The past few weeks have been anything but quiet in the financial services space, let alone for structured products. As people, businesses and economies are put into near total lockdown, it still too early to assess the wider ramifications of the slowdown in activity.
But while taking stock of the exact impact of this worldwide pandemic is still some distance down the line, a few events have happened recently that could be an indication of the shape of things to come.
SRP guest writer and financial engineering expert Eric Barthe, head of structuring at Anova Partners, took a look at the immediate impact the market correction had on structured products. In his article for the SRP Academy, he writes that before the drop that occurred a couple of weeks ago, the market was quiet. “Markets then dropped, structured products dropped and their delta increased. The markets became more volatile and structured products moved along with them,” he says, adding that this comes with a host of implications to structured product trading.
The sharp decline in value across asset classes triggered by the Covid-19 market crash could also mean potential losses for issuers of autocallable structures as volatility spikes. In an exclusive interview, Shane Carroll, equity derivatives strategist at UBS, told SRP, that one of the main issues at present is the complete lack of liquidity. We see that in the spot and the vol markets. Because vols are moving around so much there is not as much visibility on where the pricing is. This makes it hard to carry out transactions which is impacting spreads,” he said.
In an interview with SRP, Halo chief executive officer Biju Kulathakal, said that current market conditions mean ‘everyone wants to go through a platform’. “[Our] platform also manages the full lifecycle of investments, which has often been a difficult, time-consuming task for investors,” he said. “The infrastructure also makes it easier and quicker to evaluate and invest in structured notes…We know that people want transparency.”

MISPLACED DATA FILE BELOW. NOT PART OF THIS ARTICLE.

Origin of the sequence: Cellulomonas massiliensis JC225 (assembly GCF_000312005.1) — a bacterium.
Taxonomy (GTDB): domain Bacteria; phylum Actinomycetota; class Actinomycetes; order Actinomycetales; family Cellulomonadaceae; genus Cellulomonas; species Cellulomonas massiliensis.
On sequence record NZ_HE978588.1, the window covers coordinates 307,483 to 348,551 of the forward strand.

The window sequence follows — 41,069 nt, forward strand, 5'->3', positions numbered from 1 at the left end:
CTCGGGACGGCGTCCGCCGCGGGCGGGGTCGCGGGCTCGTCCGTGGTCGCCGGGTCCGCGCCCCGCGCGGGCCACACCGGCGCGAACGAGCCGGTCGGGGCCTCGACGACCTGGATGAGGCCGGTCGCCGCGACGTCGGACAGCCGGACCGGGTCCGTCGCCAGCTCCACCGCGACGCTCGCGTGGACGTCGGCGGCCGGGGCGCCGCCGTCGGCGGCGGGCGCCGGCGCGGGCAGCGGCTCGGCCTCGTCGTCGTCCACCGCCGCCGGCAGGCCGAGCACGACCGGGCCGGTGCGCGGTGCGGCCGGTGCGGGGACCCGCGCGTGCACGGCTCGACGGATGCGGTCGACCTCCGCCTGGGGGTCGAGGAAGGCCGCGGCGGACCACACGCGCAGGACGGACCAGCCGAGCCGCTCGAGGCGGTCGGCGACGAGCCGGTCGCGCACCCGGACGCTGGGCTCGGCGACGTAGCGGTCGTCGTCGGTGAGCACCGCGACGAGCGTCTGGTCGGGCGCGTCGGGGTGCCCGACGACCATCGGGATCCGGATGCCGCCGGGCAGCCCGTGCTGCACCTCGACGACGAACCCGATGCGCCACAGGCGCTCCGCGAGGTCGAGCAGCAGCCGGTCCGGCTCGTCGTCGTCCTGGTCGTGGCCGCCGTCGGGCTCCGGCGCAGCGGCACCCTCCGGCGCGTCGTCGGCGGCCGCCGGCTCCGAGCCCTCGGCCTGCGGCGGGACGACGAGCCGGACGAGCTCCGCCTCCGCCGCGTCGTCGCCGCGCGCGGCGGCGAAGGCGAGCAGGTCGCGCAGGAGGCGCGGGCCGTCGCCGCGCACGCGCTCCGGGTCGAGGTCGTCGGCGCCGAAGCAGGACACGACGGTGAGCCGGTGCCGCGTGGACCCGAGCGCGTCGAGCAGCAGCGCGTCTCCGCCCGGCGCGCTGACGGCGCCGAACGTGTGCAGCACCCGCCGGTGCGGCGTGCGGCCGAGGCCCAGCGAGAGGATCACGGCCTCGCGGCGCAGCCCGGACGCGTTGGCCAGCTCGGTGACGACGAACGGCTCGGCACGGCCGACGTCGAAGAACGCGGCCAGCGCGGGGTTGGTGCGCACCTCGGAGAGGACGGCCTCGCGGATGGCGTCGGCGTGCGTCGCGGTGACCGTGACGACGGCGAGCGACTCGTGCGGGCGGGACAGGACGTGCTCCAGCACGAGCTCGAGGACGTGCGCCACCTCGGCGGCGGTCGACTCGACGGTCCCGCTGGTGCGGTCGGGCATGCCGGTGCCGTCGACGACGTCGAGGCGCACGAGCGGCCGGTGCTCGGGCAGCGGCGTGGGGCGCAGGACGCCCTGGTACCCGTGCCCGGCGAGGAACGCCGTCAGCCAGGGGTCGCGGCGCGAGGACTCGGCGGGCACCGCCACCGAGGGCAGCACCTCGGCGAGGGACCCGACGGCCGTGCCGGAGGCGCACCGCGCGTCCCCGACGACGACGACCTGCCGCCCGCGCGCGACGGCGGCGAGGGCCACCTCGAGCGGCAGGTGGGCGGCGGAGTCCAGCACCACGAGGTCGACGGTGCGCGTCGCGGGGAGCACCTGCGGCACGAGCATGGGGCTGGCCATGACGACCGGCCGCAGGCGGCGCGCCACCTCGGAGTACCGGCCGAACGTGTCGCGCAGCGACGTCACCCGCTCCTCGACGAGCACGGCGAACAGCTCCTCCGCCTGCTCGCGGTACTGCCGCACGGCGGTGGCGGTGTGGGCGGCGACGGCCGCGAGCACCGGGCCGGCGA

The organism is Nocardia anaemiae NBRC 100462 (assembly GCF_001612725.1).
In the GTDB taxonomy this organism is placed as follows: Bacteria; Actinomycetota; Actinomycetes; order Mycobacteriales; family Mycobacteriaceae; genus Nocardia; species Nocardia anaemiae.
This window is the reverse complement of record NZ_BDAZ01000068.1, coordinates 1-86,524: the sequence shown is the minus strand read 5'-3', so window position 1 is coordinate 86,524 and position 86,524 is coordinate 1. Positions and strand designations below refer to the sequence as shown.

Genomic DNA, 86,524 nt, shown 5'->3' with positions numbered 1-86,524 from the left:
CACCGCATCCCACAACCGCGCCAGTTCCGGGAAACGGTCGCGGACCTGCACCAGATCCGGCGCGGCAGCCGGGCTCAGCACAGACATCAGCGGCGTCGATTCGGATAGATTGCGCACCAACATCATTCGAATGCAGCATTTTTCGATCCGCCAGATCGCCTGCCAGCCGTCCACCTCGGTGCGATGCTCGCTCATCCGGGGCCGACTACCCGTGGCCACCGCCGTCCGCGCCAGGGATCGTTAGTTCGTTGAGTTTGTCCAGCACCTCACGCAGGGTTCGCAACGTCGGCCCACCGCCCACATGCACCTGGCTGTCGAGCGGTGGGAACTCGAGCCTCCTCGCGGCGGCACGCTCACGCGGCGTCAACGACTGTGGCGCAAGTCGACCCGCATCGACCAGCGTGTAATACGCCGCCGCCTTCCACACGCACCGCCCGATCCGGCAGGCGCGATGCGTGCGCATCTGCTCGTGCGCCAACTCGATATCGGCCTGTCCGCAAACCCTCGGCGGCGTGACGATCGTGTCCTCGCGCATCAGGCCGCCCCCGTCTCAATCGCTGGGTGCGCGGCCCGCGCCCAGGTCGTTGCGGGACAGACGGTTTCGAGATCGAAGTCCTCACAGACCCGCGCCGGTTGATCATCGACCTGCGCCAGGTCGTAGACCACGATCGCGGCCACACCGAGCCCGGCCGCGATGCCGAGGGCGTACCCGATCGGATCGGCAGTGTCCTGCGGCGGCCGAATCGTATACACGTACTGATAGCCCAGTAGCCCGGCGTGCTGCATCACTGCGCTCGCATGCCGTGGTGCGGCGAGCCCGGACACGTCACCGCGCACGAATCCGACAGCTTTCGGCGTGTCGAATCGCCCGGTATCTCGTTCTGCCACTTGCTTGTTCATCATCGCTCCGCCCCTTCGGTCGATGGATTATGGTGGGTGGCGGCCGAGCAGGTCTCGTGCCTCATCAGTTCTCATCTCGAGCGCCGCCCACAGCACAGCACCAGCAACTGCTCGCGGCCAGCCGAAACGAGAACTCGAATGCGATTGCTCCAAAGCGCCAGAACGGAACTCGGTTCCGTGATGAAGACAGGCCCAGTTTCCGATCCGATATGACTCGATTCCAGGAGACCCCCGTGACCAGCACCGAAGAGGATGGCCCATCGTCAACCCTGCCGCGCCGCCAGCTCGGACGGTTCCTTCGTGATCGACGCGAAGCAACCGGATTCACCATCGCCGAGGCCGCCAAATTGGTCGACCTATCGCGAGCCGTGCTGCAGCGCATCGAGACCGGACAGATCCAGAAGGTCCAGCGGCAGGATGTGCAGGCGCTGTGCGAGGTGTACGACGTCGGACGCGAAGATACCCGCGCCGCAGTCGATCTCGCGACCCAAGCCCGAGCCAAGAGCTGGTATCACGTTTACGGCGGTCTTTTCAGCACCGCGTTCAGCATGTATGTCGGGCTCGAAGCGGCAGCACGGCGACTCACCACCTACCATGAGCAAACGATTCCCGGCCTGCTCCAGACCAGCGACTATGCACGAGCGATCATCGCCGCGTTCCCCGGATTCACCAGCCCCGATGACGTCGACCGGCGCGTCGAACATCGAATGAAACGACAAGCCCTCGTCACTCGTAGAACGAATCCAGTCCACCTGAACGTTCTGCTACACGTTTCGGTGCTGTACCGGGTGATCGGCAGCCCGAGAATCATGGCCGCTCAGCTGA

Turning our attention to commodities, recent huge variations in oil prices have had knock on effects on many structured products linked to the Brent and WTI Crude. Across the SRP global database, there are more than 1,150 live products (excluding flow and leverage) worth an estimated US$1.8 billion that are linked to Brent and/or WTI crude oil. The products are available in 19 different jurisdictions of which South Korea, with 953 products has the majority of oil-linked structures on offer. In 2020 alone, there have also been more than 12,000 leverage products linked to oil, of which 7,000 tied to the Brent and 5,000 linked to the WTI.
The best of the rest
Taking a look at the wider industry, people moves at some of the industry’s largest players continued unabated. Euronext has appointed ex-JP Morgan CIB senior executive Georges Lauchard as chief operating officer and member of the managing board, while Géraldine Laussat, specialist, RFQ-hub, at Virtu Financial, parted ways with the firm. She joined Virtu in early 2019 after its acquisition of ITG RFQ-hub. Over in Asia Pacific, Rimmo Jolly has joined BlackRock as the fund manager’s new head of iShares. Based in Hong Kong, reports to BlackRock's head of iShares and index investing, Susan Chan.
In Belgium, Nagelmackers has launched the first daily ESG knockout play, the Daily Autocall ESG Leaders Diversification Note. The medium-term note, issued on the paper of Société Générale, has a maximum tenor of eight years and participates 100% in the performance of the Stoxx Global ESG Leaders Diversification Select 50 Price EUR Index – subject to 24 months backend averaging and an overall minimum capital return of 90%. It is the first time the ‘daily autocall’ mechanism is used in Belgium, according to Gianni Pauwels, product manager off balance at Nagelmackers.
China’s latest regulatory move has seen its central bank issue a new directive on interest rates to curb the high guaranteed yields offered by certain domestic lenders on structured deposits.
The new rules strengthen the self-regulatory management of deposit rates, and include the guaranteed yields of structured deposits within the scope of self-regulation. Under the new rules, the guaranteed income is included in the ‘monthly self-discipline monitoring scope, which will effectively block the current practice of some banks using structured deposits to disguise the limit of floating rates’.
The structured deposits is the most popular wrapper in the Chinese market with a 51.4% market share across more than 3700 products in 2019, according to SRP data.
Do you want to find out more about the specifics of the Chinese structured product market? Click here to access SRP’s latest market review on activity in the PRC. For a wider access to all of SRP’s market reviews, click here.